Identity TheftTax Identity Theft

Identity Theft Tax Return Fraud Case

identity theft tax return fraud

According to U.S. attorney L. Beck Jr. and assistant attorney General Kathryn Keneally, Harvey James was suspected guilty to aggravated identity theft tax return fraud (one of the most committed types of identity theft) and mail fraud. The resident of Birmingham, Alabama conducted a scheme called Stolen Identity Refund Fraud (“SIRF”) scheme.

Harvey James and his sister Jacqueline Slaton stole identities of various prisoners from the Alabama Department of Corrections (DOC). A woman named Sasha Webb from the DOC provided them with the inmate information. It was found that the woman was a medical records clerk at the department. They used the information for many years to file fraudulent tax returns which claimed fraudulent refunds. They sent the fraudulent tax refunds to prepaid checks and debit cards.

identity theft tax return fraud

He was also assisted by a U.S. Postal Service employee named Vernon Harrison in his crime. The postal employee provided him with various addresses which were used as mailing addresses for the fraudulent checks and debit cards. In return, he got a considerable amount of money. There was a mediator between Harrison and James who was responsible for the transfer of debit cards and checks. James filed around 1000 federal and state income tax returns which claimed almost $1 million in tax refunds.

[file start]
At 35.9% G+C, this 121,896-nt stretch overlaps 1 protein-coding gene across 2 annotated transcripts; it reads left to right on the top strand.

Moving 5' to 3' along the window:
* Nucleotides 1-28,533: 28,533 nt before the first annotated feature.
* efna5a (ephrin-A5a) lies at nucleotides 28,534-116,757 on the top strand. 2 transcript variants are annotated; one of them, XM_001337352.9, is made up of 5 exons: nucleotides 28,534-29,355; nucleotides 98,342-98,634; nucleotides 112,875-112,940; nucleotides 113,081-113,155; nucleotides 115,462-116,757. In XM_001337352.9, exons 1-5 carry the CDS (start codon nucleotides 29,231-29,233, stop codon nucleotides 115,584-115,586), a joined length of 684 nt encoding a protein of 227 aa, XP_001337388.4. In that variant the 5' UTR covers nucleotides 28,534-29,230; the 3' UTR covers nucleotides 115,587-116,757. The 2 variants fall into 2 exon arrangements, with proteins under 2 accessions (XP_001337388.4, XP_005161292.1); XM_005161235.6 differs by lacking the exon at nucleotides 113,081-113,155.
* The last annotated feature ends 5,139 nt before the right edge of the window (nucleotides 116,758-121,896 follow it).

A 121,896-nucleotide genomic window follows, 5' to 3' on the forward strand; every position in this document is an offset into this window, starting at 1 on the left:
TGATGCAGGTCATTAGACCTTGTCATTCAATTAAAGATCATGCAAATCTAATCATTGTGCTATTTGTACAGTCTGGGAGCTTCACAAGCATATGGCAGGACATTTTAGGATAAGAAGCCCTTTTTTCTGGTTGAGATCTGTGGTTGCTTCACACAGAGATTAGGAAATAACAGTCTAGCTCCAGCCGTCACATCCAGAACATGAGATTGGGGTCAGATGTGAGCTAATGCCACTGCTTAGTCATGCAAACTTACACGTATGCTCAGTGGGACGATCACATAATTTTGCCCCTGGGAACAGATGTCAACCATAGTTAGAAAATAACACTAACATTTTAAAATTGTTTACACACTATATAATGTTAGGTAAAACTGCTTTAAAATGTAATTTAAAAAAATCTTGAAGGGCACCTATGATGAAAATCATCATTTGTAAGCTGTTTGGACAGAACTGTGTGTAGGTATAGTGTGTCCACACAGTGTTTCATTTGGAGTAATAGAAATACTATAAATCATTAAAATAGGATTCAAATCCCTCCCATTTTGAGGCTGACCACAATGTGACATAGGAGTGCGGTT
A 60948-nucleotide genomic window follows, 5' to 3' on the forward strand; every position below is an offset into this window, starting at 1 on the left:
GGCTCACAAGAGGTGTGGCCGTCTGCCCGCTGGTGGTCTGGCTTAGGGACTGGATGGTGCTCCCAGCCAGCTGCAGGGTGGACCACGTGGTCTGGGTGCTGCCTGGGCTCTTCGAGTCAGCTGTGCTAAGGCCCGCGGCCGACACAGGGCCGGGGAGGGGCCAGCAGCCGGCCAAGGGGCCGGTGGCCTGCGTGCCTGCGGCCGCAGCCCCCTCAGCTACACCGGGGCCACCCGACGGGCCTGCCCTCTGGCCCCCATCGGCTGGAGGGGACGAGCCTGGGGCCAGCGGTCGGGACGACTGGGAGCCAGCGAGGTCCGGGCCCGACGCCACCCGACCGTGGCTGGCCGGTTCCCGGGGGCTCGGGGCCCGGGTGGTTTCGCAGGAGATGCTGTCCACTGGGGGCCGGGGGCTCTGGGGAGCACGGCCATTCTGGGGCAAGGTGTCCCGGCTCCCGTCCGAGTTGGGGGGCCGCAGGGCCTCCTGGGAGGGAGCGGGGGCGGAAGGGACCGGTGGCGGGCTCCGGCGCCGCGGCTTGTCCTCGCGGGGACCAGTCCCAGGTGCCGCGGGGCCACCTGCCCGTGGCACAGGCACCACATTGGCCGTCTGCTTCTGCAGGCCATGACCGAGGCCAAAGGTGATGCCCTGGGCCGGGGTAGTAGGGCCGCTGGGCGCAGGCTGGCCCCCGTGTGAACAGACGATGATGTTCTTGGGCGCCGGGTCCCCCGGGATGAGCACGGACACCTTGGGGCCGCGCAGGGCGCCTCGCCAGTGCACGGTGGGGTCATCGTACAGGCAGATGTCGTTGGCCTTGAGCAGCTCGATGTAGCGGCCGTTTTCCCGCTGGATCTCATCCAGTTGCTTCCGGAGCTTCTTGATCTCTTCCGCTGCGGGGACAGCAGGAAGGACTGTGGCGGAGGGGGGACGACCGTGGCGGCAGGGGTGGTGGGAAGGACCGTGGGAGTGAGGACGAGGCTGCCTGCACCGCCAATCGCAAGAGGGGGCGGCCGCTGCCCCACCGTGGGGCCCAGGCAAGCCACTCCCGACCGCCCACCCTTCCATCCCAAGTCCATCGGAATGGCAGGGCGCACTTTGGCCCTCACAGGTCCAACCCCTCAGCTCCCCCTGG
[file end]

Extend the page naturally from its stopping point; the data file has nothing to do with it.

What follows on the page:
The identity theft tax return fraud Case was inspected by the IRS (Internal Revenue Service) and the U.S. Postal Office. The case was prosecuted by trial attorneys Jason Poole and Michael Boteler with the support of assistant U.S. attorney Todd Brown.

James was imprisoned for 9 years and 2 months along with 3 years of supervised release. He was ordered to pay $618,042 as compensation. Slaton was sentenced to 70 months in prison.

Harrison has convicted earlier also, for aggravated identity theft, filing false claims and stealing mail. He was imprisoned for 9 years and 3 months, 3 years of supervised release and was ordered to pay $82,791 in restitution.

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